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  • Postmortem - Starcom: Nexus

    - Kevin Lin
  • The following is a condensed and updated version of a post from the game's blog.  

    My Start

    My career as an indie game developer got off to a late start.

    I spent most of my professional life as a web developer, initially as a general purpose "webmaster" in the late 90's, before specializing in UI during the dot-com era, then switching to server and database development. It wasn't until I was in my mid-thirties that I decided to try my hand at game development.

    My first game: PlanetDefender

    I had a couple of ideas for games, but with no game-specific development experience I decided to start small with a fairly basic "tower-defense" game called PlanetDefender. I built it with Adobe Flash, simultaneously learning ActionScript as well as general principles of game design. It took maybe a month or two in my spare time. I was very happy with how it turned out, despite not being my "dream game."

    Most aspiring game developers have a dream game: the game in their head that's just itching to get out and is invariably too ambitious for their skills. 

    Mine was in a venerable genre that doesn't actually have a name: 2D space exploration action-adventure where your ship essentially is your character.

    Screen from an emulated version of the 1971 Star Trek

    This genre can trace its roots back to the very popular and very unofficial Star Trek games of the 1970s (and possibly even earlier with influences from Spacewar!, arguably the first video game ever).

    But my primary inspiration was a game called Starflight.

    Starflight was one of the first entrants in the genre to fully realize its potential by combining RPG elements with a procedural sandbox universe. Incredibly advanced for its time, it inspired numerous others including Star Control IIEscape Velocity, and many others. It had multiple alien races with unique ships and dialogues who varied their disposition toward you depending on your actions. It had a galaxy of nearly a thousand planets, most of which you could land on and explore. It had an engaging story that unfolded through exploration.

    Starflight: my earliest inspiration

    I wanted to create a game like that: a vast open universe of exploration with aliens to meet and battle, and stories and mysteries to uncover. Unfortunately, one tower defense game under my belt wasn't quite enough experience to make that a reality.

    But I still wanted to try to make a simplified version of that vision.

    My initial attempt was relatively modest in scope, but still a big step up from the tower defense space game: it had fast-paced combat with multiple weapons and upgrades, a simple story line and some light RPG elements including ship upgrades. There were no alien races you could talk to, the planets were simply window dressing and the whole game could be finished in about an hour or two. But I was immensely proud of the accomplishment and like PlanetDefender, it was fairly popular among the Flash gaming community.

    My second Flash game: Starcom

    Since the dominant form of making money from Flash games was ads and sponsorships, which usually paid pennies per thousand plays, neither of these first two games made a substantial amount of money relative to how long they took me to develop. Which was fine because this was still a hobby for me.

    At this point I felt I had enough experience to attempt to make a game with the goal of doing it professionally.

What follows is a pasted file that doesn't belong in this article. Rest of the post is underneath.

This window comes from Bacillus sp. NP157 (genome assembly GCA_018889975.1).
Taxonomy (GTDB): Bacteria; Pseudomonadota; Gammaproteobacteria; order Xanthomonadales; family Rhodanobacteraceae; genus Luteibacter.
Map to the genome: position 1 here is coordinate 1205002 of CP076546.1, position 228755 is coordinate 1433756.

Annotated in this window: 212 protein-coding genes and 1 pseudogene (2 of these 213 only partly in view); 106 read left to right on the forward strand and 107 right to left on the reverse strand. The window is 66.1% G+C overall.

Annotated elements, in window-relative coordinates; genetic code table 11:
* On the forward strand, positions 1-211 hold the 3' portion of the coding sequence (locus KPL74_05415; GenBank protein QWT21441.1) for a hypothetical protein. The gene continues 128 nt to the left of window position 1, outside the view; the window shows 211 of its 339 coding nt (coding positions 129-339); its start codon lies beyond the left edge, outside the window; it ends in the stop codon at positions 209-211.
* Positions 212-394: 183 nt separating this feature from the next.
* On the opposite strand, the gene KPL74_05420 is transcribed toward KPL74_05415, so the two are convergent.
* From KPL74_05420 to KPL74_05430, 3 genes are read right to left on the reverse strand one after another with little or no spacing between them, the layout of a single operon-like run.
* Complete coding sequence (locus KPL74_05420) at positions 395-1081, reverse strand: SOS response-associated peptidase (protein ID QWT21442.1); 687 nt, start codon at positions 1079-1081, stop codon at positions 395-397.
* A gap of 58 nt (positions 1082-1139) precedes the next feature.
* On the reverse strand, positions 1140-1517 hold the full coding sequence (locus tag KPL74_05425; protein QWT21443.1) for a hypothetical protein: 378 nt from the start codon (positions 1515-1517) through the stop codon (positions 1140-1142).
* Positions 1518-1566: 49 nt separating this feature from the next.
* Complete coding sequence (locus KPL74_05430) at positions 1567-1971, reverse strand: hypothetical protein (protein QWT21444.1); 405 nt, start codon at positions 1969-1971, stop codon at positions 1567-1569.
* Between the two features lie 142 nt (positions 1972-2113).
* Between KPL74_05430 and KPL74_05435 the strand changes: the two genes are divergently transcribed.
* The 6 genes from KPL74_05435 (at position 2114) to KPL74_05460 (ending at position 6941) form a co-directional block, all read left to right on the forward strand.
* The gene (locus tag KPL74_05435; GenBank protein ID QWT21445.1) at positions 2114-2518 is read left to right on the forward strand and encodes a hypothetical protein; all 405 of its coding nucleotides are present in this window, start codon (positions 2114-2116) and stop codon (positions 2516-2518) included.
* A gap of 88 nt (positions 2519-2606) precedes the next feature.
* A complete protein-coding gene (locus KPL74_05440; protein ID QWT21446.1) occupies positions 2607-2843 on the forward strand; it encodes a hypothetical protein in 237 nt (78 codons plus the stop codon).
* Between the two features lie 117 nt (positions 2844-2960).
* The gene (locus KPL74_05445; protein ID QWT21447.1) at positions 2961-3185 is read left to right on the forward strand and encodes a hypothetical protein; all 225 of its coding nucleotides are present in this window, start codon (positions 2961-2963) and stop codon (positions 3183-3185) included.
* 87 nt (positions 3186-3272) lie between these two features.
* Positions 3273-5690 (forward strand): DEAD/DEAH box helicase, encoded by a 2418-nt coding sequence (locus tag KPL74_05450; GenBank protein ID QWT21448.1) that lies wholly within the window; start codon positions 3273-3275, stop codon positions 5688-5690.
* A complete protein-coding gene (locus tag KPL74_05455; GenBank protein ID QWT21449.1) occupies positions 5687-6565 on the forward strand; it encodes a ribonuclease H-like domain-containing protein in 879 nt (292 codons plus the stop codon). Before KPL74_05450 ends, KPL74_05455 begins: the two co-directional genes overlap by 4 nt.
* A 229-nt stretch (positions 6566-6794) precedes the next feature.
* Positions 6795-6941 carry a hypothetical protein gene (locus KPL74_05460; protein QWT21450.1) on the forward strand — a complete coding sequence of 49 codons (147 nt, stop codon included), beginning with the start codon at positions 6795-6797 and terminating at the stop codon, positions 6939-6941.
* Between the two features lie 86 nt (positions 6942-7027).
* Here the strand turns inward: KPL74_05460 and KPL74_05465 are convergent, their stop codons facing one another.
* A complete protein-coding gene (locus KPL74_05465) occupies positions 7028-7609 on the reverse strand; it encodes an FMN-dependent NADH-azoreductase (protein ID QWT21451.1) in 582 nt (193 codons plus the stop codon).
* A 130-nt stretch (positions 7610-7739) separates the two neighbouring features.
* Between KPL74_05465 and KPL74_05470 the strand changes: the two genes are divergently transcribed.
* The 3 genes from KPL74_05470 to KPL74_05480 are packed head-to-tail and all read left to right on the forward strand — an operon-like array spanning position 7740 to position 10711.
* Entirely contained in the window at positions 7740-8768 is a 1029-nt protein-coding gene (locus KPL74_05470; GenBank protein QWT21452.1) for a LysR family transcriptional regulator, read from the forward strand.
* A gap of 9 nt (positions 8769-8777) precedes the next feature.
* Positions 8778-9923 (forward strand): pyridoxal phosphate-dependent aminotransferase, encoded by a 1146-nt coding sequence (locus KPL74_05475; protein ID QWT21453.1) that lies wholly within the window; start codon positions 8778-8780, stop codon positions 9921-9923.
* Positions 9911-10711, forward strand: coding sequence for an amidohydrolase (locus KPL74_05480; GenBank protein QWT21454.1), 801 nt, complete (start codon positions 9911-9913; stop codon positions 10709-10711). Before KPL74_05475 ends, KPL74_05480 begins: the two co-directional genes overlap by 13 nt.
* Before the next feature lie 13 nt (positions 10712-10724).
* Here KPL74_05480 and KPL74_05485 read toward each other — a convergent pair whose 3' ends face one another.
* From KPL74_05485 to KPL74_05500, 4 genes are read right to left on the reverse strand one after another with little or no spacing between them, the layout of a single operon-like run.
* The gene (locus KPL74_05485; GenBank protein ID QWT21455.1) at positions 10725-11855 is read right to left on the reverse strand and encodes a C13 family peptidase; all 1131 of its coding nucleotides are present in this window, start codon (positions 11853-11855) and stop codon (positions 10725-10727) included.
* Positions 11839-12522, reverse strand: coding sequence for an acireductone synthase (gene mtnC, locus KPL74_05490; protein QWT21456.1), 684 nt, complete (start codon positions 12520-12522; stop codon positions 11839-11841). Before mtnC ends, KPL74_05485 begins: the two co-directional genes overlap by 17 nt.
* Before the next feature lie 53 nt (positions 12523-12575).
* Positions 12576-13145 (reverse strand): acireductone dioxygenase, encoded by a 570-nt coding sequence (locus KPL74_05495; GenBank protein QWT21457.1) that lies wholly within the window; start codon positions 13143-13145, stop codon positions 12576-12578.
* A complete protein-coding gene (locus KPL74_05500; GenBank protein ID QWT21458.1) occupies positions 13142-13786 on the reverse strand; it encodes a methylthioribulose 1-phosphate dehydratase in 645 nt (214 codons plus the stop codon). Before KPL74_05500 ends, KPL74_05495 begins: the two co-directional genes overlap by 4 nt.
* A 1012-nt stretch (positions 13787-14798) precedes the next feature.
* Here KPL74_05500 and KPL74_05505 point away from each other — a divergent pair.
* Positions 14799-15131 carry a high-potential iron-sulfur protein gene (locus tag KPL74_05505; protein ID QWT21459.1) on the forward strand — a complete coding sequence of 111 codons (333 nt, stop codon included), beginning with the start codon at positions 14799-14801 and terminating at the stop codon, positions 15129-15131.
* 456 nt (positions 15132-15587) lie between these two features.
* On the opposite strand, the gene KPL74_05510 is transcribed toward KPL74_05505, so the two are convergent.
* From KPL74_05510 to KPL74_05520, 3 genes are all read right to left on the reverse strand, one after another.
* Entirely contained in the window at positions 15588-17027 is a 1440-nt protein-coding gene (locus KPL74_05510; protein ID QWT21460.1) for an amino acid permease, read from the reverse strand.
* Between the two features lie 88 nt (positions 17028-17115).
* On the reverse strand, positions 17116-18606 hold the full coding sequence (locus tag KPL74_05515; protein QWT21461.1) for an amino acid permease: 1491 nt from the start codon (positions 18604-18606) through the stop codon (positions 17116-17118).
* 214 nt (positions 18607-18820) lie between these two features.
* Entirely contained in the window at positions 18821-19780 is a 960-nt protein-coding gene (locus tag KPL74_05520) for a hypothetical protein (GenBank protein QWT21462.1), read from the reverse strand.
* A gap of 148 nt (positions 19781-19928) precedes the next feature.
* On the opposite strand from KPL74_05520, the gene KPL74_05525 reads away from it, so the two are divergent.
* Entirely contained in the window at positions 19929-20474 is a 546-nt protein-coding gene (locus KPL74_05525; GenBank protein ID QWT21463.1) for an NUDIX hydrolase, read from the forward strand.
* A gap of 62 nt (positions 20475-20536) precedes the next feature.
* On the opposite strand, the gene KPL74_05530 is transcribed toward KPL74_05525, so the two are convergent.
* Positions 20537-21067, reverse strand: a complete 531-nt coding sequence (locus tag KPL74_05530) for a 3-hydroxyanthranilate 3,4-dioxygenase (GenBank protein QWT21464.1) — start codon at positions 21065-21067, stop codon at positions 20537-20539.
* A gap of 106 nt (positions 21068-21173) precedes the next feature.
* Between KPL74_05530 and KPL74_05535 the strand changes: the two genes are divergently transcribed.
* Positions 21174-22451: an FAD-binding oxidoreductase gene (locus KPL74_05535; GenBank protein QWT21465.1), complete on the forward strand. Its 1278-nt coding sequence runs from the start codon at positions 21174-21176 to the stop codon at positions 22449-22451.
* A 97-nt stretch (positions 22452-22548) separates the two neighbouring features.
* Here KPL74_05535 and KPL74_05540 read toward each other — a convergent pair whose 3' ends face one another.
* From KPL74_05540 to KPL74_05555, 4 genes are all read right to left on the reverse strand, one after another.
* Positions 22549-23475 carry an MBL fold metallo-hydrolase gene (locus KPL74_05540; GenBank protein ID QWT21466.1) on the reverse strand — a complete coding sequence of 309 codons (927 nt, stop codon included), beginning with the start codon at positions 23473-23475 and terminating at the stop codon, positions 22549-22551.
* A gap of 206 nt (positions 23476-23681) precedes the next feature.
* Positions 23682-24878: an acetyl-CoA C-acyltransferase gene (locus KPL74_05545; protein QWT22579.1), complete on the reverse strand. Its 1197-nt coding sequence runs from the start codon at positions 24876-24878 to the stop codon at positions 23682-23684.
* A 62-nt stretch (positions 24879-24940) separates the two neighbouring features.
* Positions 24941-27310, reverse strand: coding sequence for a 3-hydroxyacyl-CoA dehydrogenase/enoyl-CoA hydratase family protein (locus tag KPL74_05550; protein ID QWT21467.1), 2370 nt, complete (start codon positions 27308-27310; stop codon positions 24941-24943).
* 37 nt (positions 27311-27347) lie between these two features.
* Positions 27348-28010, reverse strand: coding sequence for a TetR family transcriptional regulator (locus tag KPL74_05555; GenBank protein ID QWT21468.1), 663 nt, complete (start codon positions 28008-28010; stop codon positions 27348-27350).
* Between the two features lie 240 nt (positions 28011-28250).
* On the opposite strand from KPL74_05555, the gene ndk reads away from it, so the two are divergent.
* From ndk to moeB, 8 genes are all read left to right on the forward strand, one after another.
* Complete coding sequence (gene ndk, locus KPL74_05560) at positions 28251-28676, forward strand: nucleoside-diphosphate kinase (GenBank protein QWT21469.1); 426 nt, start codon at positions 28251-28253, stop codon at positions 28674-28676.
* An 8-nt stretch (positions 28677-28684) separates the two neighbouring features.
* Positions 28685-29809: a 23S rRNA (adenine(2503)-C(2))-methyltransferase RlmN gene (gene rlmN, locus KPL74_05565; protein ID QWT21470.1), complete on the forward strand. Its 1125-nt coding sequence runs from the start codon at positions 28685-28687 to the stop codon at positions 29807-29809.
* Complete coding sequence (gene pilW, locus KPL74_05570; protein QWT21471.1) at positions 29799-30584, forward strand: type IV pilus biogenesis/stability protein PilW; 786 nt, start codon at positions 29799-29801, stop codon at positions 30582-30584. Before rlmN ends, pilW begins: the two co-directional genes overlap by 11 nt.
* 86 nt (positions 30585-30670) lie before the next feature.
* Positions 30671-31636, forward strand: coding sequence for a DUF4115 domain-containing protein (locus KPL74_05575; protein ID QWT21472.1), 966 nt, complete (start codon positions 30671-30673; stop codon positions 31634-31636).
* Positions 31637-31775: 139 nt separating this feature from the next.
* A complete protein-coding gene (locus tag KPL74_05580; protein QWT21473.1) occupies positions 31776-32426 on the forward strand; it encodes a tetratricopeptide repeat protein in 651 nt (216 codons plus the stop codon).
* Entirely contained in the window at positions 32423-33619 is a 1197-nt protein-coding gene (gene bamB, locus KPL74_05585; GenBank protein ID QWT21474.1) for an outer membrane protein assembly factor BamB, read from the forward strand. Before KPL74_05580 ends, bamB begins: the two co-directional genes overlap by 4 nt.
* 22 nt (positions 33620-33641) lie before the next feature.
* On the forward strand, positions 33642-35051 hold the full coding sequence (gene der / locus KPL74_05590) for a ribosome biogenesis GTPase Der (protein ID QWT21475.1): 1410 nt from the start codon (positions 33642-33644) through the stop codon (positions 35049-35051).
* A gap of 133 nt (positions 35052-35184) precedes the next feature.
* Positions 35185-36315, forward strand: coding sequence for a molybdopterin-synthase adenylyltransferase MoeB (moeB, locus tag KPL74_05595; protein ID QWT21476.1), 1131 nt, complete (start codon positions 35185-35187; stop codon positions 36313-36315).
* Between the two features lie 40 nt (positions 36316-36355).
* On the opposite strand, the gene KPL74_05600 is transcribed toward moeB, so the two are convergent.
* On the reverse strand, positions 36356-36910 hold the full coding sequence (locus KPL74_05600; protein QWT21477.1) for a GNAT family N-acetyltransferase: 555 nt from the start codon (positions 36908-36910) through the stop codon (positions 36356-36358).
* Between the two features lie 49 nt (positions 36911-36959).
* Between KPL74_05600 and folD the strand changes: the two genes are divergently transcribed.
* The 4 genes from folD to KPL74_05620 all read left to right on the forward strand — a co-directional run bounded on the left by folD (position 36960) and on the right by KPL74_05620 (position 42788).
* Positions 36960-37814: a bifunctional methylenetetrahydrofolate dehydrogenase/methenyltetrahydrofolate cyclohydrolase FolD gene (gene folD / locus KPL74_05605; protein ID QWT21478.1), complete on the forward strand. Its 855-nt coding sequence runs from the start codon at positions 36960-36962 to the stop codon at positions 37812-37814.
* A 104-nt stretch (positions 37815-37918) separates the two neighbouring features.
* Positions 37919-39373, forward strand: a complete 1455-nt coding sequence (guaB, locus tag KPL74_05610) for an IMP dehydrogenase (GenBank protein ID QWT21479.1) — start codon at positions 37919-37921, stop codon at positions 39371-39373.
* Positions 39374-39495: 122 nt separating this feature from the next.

After my last web dev contract wrapped up, I set myself on the task of developing my third game: a multiplayer real-time roguelike dungeon crawler called Lost Crypts. It was loosely inspired by the standup arcade Gauntlet that had eaten hundreds of my quarters as a kid, but with rogue-like procedural dungeons.

    My third Flash game and first attempt at an indie commercial product

    It took a little over six months to develop and I spent $1000 on art and music. Players generally enjoyed it, but my attempts to make money from it failed utterly. At the time, my understanding of both game marketing and free to play monetization were quite limited. I told myself that it was successful as a learning project and portfolio piece, which is true, but privately I felt I was failing as an indie developer. My games had made a lot of people happy and I don't think people should be valued based on how much money they make, but realistically I couldn't afford to continue as an indie dev making less than minimum wage. And Lost Crypts didn't even recoup its external costs.

    So I returned to contract work to pay the bills. During that time a few players tracked me down to ask if I had any plans to make a sequel to my space RPG.

    In the era of Flash gaming, a developer released a game and if it was popular it would end up being re-hosted on numerous websites. I had the foresight to have the game "ping" my webserver when a player started a new game so I could have a count of gameplays, but there was no way to connect with the many players who might be interested in my next game. Which was a mistake I would later regret, once I learned the importance of marketing in game development. This might seem obvious in hindsight, but since my first two Flash games reached hundreds of thousands of players with no marketing effort on my part, I sort of assumed that if you made a good fun game people would find out about it somehow.

    Better late than never, I set up a mailing list so players who visited my website could let me know they wanted a sequel and say what features they thought it should have. A few hundred interested players found the list, bringing with them the hope that there might actually be a market for an ambitious game like the one I'd originally envisioned.


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